Thomas J. Henry is not a shy man. Since moving to San Antonio from Corpus Christi about six years ago he has plastered his face on every available surface with the possible exception of the space above the urinals at Buc-ee’s freeway rest stops. 

You’ve seen him (and seen him and seen him and … ) on television going from his chauffeured Rolls-Royce to his private jet, or vice-versa. You can’t go on the internet without him popping up annoyingly in an ad. His newspaper ads run daily and prominently. He’s on billboards and even bus benches. 

What’s more, he made a huge splash by donating a million bucks to help Nico LaHood unseat longtime District Attorney Susan Reed in 2014.

Now, however, Henry has gone shy on us. He wants to stay out of the public eye. He is asking a district judge in San Antonio to close the courtroom, put a sort of gag order on lawyers and parties involved, and seal all court documents in connection with a divorce suit filed by his wife.

After a hearing Monday, the sides appear to have agreed not to disclose documents to the media, but Judge Cynthia Marie Chapa put off ruling on closing the courtroom to outsiders and sealing court documents in the case.

The judge must deny the motion! 

I would like to make the case that the Constitution requires the courtroom and the records to be accessible to the public, but I can’t. If it were a criminal trial, there is case law ruling that an open trial is constitutionally required. But according to a trusted expert, that is not true for lawsuits. Confidentiality is allowed, especially in cases of industrial secrets. 

In one of his filings Henry asserts that “open proceedings in this cause will result in serious and imminent damage to Thomas J. Henry, Thomas J. Henry’s personal and professional reputations, and to Thomas J. Henry’s business entities.”

I think it’s good public policy to close courtrooms and seal records only for very serious reasons, but the decision is for the judge.

Frankly, I can’t think of any other public policy reason that we members of the public must be allowed access except: We deserve it.

First, we are forced to encounter Henry’s dour face multiple times a day due to his relentless advertising. 

Second, recently, due to a separate lawsuit in which Henry is bankrolling his girlfriend against a company she and her husband each have an interest in, we have been treated to publicity showing a more intimate aspect of the wealthy lawyer. (The girlfriend, Evelin Crossland, and her husband have sued each other for divorce. The cases are pending.)

We see Thomas smiling at an earlier birthday party for himself in which he hired Cardi B for entertainment. We see television coverage of him dancing at the outrageous $6 million quinceañera he and his wife, Azteca, threw for their daughter Maya. We saw a YouTube video series – no longer available – titled “Hangin’ with Los Henrys.” It documented in vibrant color the excesses of their lives.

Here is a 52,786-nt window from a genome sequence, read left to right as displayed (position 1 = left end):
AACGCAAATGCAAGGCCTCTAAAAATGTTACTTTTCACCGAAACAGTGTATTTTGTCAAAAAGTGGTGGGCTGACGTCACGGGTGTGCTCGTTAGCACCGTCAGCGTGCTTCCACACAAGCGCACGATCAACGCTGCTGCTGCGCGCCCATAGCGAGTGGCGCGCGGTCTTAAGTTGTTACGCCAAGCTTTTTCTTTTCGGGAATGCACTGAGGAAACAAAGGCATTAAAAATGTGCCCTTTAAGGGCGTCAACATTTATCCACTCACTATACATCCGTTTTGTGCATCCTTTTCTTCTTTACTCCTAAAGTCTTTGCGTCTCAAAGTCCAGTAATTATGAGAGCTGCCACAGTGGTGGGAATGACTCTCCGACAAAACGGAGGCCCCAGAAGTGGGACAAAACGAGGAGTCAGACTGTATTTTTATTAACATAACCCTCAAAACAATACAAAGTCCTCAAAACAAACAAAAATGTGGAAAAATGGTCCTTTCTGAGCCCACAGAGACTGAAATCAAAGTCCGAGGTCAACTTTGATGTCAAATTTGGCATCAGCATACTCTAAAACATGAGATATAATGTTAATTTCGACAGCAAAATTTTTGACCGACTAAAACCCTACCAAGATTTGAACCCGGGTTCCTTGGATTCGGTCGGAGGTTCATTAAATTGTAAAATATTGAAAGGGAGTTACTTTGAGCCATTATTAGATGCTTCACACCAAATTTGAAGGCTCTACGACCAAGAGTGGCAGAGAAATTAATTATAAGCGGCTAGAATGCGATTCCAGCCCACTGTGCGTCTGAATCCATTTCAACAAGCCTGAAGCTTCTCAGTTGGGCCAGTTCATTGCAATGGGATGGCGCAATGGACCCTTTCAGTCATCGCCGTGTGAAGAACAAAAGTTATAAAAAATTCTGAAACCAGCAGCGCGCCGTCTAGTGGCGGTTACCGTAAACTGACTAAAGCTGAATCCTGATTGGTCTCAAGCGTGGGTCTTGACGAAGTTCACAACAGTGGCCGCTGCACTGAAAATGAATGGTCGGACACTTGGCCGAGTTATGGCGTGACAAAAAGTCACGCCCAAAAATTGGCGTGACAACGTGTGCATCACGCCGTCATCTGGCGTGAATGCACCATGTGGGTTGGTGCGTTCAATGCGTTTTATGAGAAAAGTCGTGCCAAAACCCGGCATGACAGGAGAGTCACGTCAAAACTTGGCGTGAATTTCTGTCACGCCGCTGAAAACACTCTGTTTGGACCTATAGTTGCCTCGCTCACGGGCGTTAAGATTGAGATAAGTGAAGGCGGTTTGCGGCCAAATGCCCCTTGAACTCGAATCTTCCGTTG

I personally was glad to see him smiling and having fun. You’d never guess he was capable of either from his commercials.

More recently we’ve seen the sexy Instagram postings of Crossland. In one she’s sitting on a plush seat in what looks like a large private jet, likely Henry’s. She’s wearing a crop top and short shorts, with her long crossed legs propped on the table in front of her. On it is a vase of red and pink roses, a bottle of champagne, and a large pile of caviar. It’s dated Feb. 14, and the caption is: “My Valentine.” A red heart emoji punctuates it.

Evelin Crossland poses in a photo on Thomas J. Henry’s Instagram. Credit: Courtesy / Instagram

It’s not exactly a private Valentine card. Henry has 9,761 Instagram followers, of which 1,017 “liked” the photograph as of Monday. 

Other Instagram photos show her on the beach, posing in an alluring outfit, and draped over Henry in an embrace somewhere in Austin.

Inquiring minds want to know, so Evelin is 30, Azteca is 42, Thomas Jude is 58. I don’t know the ages of his previous two wives, or of the five children he had by them.

All of this is quite titillating, but why must Chapa rule against his motions to exclude the press and public from the trial and seal all the normally public documents that will be filed in it?

I can’t make the case that there is a strong public policy reason for catering to public prurience. But I can say this. Thomas J. Henry has invited us into his professional life by spending untold thousands of dollars to tell us what a successful lawyer he is. And he has invited us into his private life through the likes of Instagram and YouTube to see him partying with his family and then cavorting with his new squeeze. 

Now he wants to kick us out. That’s simply wrong. We deserve to know how this very public phase ends. 

We deserve The Rest of the Story.

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Rick Casey

Rick Casey's career spans four decades of award-winning reporting on San Antonio. He previously worked as a metro columnist for the former San Antonio Light and, later, the San Antonio Express-News.